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The average UK family throws away £350 of food waste each year

It’s time for the UK to stop throwing away so much food and find new ways to use up all of our produce.

Roast dinners, strawberries and cream, fish and chips – the UK is clearly a nation of food lovers.

But new figures show that we are also a nation of food wasters, with the average UK family throwing away around £350 of food each year.

Divert.co.uk, the food waste collection company that hates waste, thinks that it’s time for the UK to stop throwing away so much food and find new ways to use up all of our produce.

“There are 28 million households in the UK, throwing the equivalent of a pound’s worth of food away every day,” says Mark Hall, spokesman for Divert.co.uk. “We did the maths – that’s over TEN BILLION POUNDS annually.”

“Think of how many needy people we could feed with that.”

Crunching the numbers on wasted food.

The UK throws away over 9 ½ billion tonnes of food waste a year, enough to fill up the Royal Albert Hall 190 times over.

That’s a total of each household throwing away nearly 2kg of food each day.

And of this waste, 41% of it is thrown away because it wasn’t used in time, 28% because of personal preferences, and 25% of waste is unwanted leftovers.

With this much surplus food being produced and sold across the UK, it’s hard to believe that the numbers of people living in poverty and going hungry are increasing – especially when there’s enough food to go around.

But unfortunately, 8.4 million people in the UK are currently living in food poverty, which is where individuals or families are unable to access or afford food – a circumstance which can be triggered by a personal or financial crisis.

The Trussell Trust, a charity that aims to stop UK hunger, handed out 2.5 million emergency food parcels between April 2020 and March 2021, a 33% increase on the previous year – and 980,000 of these were for children.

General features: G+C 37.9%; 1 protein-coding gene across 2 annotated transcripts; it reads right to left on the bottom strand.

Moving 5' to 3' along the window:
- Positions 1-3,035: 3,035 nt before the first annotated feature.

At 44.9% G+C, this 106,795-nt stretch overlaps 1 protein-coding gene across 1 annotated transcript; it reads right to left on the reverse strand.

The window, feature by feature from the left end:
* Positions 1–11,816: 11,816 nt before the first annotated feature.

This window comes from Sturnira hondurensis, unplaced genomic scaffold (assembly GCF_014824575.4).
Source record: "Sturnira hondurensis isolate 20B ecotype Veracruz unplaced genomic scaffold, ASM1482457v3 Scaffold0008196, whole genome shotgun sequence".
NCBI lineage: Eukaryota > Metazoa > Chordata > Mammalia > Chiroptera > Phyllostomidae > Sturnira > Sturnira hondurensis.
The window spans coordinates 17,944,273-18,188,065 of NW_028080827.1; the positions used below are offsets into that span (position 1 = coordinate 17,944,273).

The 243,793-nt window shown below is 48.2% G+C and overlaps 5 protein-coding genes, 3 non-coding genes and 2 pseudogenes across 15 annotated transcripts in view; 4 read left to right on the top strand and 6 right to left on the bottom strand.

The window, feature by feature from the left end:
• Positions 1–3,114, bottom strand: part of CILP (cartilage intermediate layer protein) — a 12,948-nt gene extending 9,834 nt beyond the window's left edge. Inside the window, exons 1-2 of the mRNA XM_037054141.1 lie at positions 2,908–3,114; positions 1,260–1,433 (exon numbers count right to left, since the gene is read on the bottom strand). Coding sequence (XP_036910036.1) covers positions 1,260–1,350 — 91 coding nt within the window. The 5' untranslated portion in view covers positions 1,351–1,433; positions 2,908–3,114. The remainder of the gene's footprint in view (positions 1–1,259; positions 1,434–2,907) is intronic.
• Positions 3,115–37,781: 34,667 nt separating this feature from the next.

Hall: “If we can make the most of what we have across the UK as a collective and find a way to redistribute the good food that is wasted to those that are hungry, we can prevent this unjust behaviour of allowing people to starve when so much is thrown away."

“We’re not a poor country, just a little collective thought will make everything so much better.”

Luckily, there are organisations and charities who are already getting stuck in to make sure good food finds its way to those who need it instead of ending up in the bin.

FareShare – who redistribute surplus food to those in need – provide enough food to create nearly 1 million meals for vulnerable people each week.

The real junk food project - is an organisation that uses food that would otherwise have been discarded from supermarkets, restaurants, and other independent food suppliers to produce meals that are sold on a pay what you want basis

Hall: “We need to expand on this incredible work to make sure it reaches more people, and really tackle the food waste crisis that is drowning the UK under mountains of rotting produce.”

Make your food go further

If like many others up and down the country you are guilty of throwing away perfectly good food, there are plenty of things you can do to try and minimise how much goes in the bin.

Why not try meal planning so you are only buying exactly what you need for the week and try cooking things in bulk and freezing excess portions for easy dinners?

Or you could get creative with new dishes to use up food approaching its use-by date, such as chucking everything into a stir fry, or an everything-but-the-kitchen-sink casserole.

Another simple trick is to make sure you are storing your food correctly to make sure it lasts as long as possible.

Hall: “I didn’t realise until recently that foods like bananas and apples shouldn’t be stored near each other or other fruits and vegetables, because they are highly gaseous and speed up how quickly foods begin to rot."

“You can also use lemon juice to keep cut avocados fresh and put paper towels under leafy greens to make them last longer.”

Finally, look at local charities and organisations to see if there are any ways you can donate food that will not be eaten before it perishes, or try to offer it to friends or neighbours.

So all is not lost, and you can save money and reduce your waste just by planning ahead and getting savvy with the food you already have.

Hall: “But the best tip I can give you is to never go food shopping when you’re hungry – last time I ended up leaving the supermarket with everything for a barbeque and then it rained all week."

“Greed gets the better of us – buy less, make it go further.”

divert.co.uk

 

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